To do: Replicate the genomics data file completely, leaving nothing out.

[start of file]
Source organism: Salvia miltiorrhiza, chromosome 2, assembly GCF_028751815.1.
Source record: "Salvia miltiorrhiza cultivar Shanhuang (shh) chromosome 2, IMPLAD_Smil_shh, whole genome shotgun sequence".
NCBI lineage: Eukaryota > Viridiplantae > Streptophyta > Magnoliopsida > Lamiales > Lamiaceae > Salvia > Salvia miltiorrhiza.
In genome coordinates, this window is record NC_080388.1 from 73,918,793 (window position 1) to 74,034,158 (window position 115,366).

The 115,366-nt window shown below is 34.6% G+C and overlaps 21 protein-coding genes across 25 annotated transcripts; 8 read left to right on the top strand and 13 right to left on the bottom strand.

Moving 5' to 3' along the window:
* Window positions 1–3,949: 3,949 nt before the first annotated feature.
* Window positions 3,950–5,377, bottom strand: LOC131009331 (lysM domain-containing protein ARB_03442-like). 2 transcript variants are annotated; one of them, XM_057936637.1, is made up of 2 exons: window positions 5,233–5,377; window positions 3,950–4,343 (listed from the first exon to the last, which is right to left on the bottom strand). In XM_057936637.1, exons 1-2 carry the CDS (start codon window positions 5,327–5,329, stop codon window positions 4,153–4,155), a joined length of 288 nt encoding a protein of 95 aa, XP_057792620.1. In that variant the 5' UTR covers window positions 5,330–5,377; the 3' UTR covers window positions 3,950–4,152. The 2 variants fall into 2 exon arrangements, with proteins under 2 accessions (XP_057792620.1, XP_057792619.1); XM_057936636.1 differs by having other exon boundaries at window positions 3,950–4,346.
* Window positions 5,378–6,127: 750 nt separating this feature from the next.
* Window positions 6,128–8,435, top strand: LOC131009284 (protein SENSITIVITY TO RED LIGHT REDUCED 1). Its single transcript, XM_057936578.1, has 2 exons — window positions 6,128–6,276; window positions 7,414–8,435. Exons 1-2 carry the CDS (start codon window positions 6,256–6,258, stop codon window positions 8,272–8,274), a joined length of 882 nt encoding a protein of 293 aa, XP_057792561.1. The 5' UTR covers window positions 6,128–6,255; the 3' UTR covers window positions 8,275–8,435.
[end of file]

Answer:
Source organism: Salvia miltiorrhiza, chromosome 2, assembly GCF_028751815.1.
Source record: "Salvia miltiorrhiza cultivar Shanhuang (shh) chromosome 2, IMPLAD_Smil_shh, whole genome shotgun sequence".
NCBI lineage: Eukaryota > Viridiplantae > Streptophyta > Magnoliopsida > Lamiales > Lamiaceae > Salvia > Salvia miltiorrhiza.
In genome coordinates, this window is record NC_080388.1 from 73,918,793 (window position 1) to 74,034,158 (window position 115,366).

The 115,366-nt window shown below is 34.6% G+C and overlaps 21 protein-coding genes across 25 annotated transcripts; 8 read left to right on the top strand and 13 right to left on the bottom strand.

Moving 5' to 3' along the window:
* Window positions 1–3,949: 3,949 nt before the first annotated feature.
* Window positions 3,950–5,377, bottom strand: LOC131009331 (lysM domain-containing protein ARB_03442-like). 2 transcript variants are annotated; one of them, XM_057936637.1, is made up of 2 exons: window positions 5,233–5,377; window positions 3,950–4,343 (listed from the first exon to the last, which is right to left on the bottom strand). In XM_057936637.1, exons 1-2 carry the CDS (start codon window positions 5,327–5,329, stop codon window positions 4,153–4,155), a joined length of 288 nt encoding a protein of 95 aa, XP_057792620.1. In that variant the 5' UTR covers window positions 5,330–5,377; the 3' UTR covers window positions 3,950–4,152. The 2 variants fall into 2 exon arrangements, with proteins under 2 accessions (XP_057792620.1, XP_057792619.1); XM_057936636.1 differs by having other exon boundaries at window positions 3,950–4,346.
* Window positions 5,378–6,127: 750 nt separating this feature from the next.
* Window positions 6,128–8,435, top strand: LOC131009284 (protein SENSITIVITY TO RED LIGHT REDUCED 1). Its single transcript, XM_057936578.1, has 2 exons — window positions 6,128–6,276; window positions 7,414–8,435. Exons 1-2 carry the CDS (start codon window positions 6,256–6,258, stop codon window positions 8,272–8,274), a joined length of 882 nt encoding a protein of 293 aa, XP_057792561.1. The 5' UTR covers window positions 6,128–6,255; the 3' UTR covers window positions 8,275–8,435.